In pure geographic terms, Chelsea versus Tottenham Hotspur shouldn’t be a particularly fervent rivalry; they’re about 10 miles apart, a fair distance in a city boasting more than a dozen professional clubs. Indeed, if you were to walk from Stamford Bridge to White Hart Lane, you’d pass the Emirates about 6 miles into the journey.
But explaining London’s football rivalries to the uninitiated is a complex task: It’s not just about geography, but about history, status and a myriad of other factors. Tottenham hate Arsenal most, certainly, but Chelsea have rarely had particularly strong rivalries with West London neighbours like Queens Park Rangers, Fulham or Brentford, and so have directed their hatred northeast to Spurs.
Jimmy Greaves’ decision to join Tottenham having previously been considered a Chelsea great (albeit after a short spell with Milan) was a major factor, as was Chelsea’s 1967 FA Cup final defeat. And, in turn, Tottenham supporters have understandably been angered by anti-Semitic changing from some Chelsea fans, and more recently, been frustrated by Chelsea’s rise into a more successful club.
But, like all good rivalries, this one keeps on giving: And the latest episode occurred toward the end of last season, when Tottenham needed to win at Stamford Bridge to keep their title dreams alive. They fell to a 2-2 draw. It might appear too recent to consider in these terms, but in a decade’s time, that match might be considered one of the key moments in the Tottenham versus Chelsea rivalry.
For a Chelsea side who had played dreadful football for most of the season, their surprisingly strong performance seemed almost entirely built around the club’s dislike for Tottenham. “We don’t want Tottenham to win the Premier League — the fans, the club and the players,” said Eden Hazard, who was brilliant in the second half and scored the crucial equaliser that confirmed Leicester’s title win, said beforehand.
“We don’t want Spurs to win the League,” Willian had added. It was a familiar message. “I don’t want Spurs to win it,” agreed Cesc Fabregas. Spurs raced into a 2-0 lead, before Chelsea suddenly woke up after the break, producing perhaps their finest football of the season to snatch a point. The scenes around Stamford Bridge were wild.
“They were celebrating like they won the league at the end,” complained Harry Kane. Indeed, it might have even been more jubilant than that; Stamford Bridge was considerably more raucous than when they confirmed the previous season’s title with a dreary 1-0 victory at home to Crystal Palace.
In that game at Stamford Bridge, Tottenham lost their heads. Twelve players were booked by Mark Clattenburg — who seemingly tried desperately not to dismiss anyone — with no fewer than nine of those cards shown to Spurs players, the most for one side in Premier League history. Eric Dier, in particular, charged around the pitch making crunching tackles and was fortunate not to be sent off.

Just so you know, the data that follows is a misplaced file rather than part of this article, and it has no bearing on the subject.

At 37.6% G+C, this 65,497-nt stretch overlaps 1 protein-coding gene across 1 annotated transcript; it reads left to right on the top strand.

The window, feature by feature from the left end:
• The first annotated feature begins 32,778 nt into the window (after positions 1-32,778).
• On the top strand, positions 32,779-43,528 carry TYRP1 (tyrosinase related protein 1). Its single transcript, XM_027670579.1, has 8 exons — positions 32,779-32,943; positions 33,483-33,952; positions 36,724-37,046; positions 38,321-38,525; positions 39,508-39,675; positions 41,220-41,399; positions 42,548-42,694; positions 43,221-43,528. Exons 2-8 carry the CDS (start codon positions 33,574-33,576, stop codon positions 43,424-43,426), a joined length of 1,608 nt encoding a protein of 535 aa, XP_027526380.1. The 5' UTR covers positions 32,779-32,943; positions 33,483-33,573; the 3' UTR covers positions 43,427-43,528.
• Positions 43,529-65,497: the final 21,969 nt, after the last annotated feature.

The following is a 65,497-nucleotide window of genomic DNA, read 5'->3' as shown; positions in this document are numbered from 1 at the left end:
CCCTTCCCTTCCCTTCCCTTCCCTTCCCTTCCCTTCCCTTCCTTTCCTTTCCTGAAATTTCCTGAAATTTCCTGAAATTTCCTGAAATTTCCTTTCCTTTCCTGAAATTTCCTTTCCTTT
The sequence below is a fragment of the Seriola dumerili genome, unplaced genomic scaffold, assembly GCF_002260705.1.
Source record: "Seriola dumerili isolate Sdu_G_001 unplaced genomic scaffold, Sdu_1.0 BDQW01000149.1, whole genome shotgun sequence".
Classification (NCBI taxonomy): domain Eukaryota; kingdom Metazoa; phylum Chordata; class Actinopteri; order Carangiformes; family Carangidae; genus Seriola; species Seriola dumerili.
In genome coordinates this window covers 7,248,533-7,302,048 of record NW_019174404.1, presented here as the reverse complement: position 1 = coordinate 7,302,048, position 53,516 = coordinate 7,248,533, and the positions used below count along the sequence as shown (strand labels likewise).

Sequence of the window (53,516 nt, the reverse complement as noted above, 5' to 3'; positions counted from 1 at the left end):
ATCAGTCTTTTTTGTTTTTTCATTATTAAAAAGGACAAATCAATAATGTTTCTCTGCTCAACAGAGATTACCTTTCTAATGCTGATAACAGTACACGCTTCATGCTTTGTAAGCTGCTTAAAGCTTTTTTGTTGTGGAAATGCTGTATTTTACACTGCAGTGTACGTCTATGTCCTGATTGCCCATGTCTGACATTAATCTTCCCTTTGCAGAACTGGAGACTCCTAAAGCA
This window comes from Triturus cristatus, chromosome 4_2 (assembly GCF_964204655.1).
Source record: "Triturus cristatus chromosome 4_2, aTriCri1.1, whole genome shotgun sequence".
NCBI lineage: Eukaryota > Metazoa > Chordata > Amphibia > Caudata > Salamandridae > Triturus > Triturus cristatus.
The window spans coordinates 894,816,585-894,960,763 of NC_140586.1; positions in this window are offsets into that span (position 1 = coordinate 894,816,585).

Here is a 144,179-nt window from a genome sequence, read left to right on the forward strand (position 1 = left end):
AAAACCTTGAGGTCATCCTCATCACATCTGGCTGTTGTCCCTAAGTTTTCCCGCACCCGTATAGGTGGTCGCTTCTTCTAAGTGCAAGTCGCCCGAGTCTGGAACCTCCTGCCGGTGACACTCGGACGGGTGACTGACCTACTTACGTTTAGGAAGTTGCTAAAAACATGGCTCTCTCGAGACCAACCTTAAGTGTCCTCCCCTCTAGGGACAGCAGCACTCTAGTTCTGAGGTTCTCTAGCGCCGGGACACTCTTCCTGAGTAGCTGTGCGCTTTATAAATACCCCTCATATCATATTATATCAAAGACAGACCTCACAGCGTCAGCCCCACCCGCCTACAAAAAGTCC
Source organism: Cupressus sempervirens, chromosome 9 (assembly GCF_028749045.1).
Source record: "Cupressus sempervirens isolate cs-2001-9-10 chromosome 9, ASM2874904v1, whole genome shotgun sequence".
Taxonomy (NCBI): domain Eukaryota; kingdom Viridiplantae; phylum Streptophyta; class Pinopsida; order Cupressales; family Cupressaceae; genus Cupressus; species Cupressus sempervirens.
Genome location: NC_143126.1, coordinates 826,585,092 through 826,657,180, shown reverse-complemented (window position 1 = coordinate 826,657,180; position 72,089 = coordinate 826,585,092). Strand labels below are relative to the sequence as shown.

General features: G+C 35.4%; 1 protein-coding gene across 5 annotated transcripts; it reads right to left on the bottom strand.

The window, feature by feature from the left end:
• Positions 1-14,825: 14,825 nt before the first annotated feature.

It’s arguable that Tottenham haven’t really recovered. They lost their next two games, at home to Southampton and then, incredibly, 5-1 to 10-man Newcastle on the final day, which meant they slipped behind Arsenal, somehow finishing third in seemingly a two-horse race for the title.
This season, they remain unbeaten in the Premier League but half of those matches have been draws, while their Champions League performance has been awful, and they now need a result against CSKA Moscow simply to ensure their place back in the Europa League. The mood around Tottenham feels miserable.
This weekend, though, is a great chance for revenge. Both supporters and players will be up for the battle — although the team must not replicate Dier’s performance from last season — and this might feel like something of an old-school London derby, a real fast-paced, scrappy game with genuine hatred between the two sides. The midfield should be physical, with a clash between Spurs’ midfield, perhaps the most physical and combative in the Premier League, against N’Golo Kante and Nemanja Matic. On Saturday night, under the floodlights, this should be a real blood-and-thunder battle.
Of course, triumphing this weekend is a tall order for Tottenham against this Chelsea side, who have won their past six Premier League games by a combined score of 17-0 since Antonio Conte’s decision to switch to a 3-4-3 system. No one has worked out precisely how to play against Chelsea yet: how to cope with their overlapping wing-backs yet also exploit the space on the outside of their three-man defence. Tottenham are generally an extremely tough side to play against, with their heavy pressing and their excellent defensive positioning, but even they might find themselves dragged out of shape by Conte’s Chelsea.
Pochettino might spring a tactical surprise. In the recent 1-1 draw with Arsenal he named a 3-4-1-2 side, which coped reasonably well at the back and provided Arsenal’s centre-backs with an unexpected test, depriving them of a spare man at the back.
A similar shape here is unlikely, and Pochettino will have observed the way Ronald Koeman matched Chelsea’s 3-4-3 and found his side torn to shreds. There is some merit in that approach, even if playing three vs. three is highly risky — it’s the most natural way to contain the opposition wing-backs. A 3-4-3 with a central midfielder, perhaps Dier, dropping back into defence when required could be an interesting experiment, and Pochettino will have spent all week thinking about precisely how to stop Chelsea.
A draw against Chelsea last season killed Spurs’ title charge, but this time around they’d probably take a point. Anything more, and it might prove the turning point in their campaign — and would also, of course, halt Chelsea’s incredible winning run. In this fixture, harming the opposition often appears the main motivation.